At the beginning of 2012, the industry took a significant step in the continuing transition of safety standards that are emerging to define functional safety requirements for industrial machines. But while a large community of machine builders is already certifying their machines to these newer standards, a significant group seems to be lagging behind.
Current safety practices
According to a Design News survey, companies are certifying machines using a range of functional safety standards. A large group is certifying its machines using the ISO 13849-1 standard (42.9 percent), while others are certifying for NFPA (34.1 percent), IEC 62061 (29.7 percent), and the now-withdrawn EN 954 (15.4 percent) standard. More than half of the respondents (51.6 percent) are utilizing industry-specific safety standards such as Industrial Robots EN ISO 10218.
John D'Silva, marketing manager of Safety Integrated for Siemens Industry, told us:
- What is very interesting is that more than 40 percent of the respondents reported they are already using ISO 13849 to certify their machines. In the past with new safety standards, we often found a cycle with customers of six to 18 months to understand the new standards and start talking solutions. This says that more customers are educated about the new safety standards.
Tim Roback, manager of marketing of Safety Systems for Rockwell Automation, said in an interview:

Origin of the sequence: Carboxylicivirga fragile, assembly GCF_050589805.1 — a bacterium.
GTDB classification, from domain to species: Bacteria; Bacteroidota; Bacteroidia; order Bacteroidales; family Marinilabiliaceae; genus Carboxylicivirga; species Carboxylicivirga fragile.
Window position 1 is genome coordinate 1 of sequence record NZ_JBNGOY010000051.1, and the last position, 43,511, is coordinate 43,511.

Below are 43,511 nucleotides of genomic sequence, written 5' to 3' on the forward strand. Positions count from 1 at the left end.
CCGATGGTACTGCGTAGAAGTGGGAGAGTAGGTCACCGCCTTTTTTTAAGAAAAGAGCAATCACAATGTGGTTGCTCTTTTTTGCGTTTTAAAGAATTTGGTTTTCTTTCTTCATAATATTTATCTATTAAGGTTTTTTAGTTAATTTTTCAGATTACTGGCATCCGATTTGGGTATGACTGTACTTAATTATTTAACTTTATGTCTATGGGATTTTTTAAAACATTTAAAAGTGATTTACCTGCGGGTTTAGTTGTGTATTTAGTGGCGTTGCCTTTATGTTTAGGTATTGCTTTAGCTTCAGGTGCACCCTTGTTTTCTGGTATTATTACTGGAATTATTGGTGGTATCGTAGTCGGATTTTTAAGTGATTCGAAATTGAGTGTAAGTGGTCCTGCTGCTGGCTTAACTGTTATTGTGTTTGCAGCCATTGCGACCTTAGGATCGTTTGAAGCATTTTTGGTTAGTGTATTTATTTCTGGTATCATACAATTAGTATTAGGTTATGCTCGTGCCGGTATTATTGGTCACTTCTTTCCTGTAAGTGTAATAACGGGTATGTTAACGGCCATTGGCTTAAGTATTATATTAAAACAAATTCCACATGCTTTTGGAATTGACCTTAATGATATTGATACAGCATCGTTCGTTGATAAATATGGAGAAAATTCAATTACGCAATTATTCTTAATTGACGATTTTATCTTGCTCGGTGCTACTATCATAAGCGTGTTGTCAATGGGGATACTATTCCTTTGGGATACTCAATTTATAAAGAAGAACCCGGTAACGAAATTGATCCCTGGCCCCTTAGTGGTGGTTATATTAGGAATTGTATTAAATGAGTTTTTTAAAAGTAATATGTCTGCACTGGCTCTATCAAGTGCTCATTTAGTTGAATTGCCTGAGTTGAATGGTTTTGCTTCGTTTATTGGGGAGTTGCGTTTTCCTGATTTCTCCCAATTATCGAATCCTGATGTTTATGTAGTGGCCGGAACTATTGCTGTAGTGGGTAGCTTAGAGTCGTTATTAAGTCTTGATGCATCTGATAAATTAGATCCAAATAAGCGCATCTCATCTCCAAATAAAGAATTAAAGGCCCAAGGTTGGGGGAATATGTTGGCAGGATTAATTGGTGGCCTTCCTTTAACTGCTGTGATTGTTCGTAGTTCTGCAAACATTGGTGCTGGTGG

- On the question about the functional safety level used to certify machines, anyone who answered EN 954 has an opportunity to get aligned because that standard has been withdrawn. Those people would need to decide what standard would apply to them, and probably ISO13849 would be the first place to look. One thing that is interesting, encouraging, and that Rockwell would recommend is that if customers have industry-specific standards, also known as C Level standards, they should use them, and 53 percent are doing just that. Engineers should look for industry-specific standards if they have them.
Types of safety logic devices
When asked what types of safety logic devices are currently implemented on machines, safety relays was the most common response (59.3 percent), but both safety controllers including PLCs and/or standalone safety controllers (49.1 percent) and integrated Safety Control Systems (53.7 percent) were not far behind.
As far as the types of safety logic devices customers are implementing, while there is a fairly even balance between safety relays and integrated safety systems, Roback expects that use of separate safety controllers will continue to decline.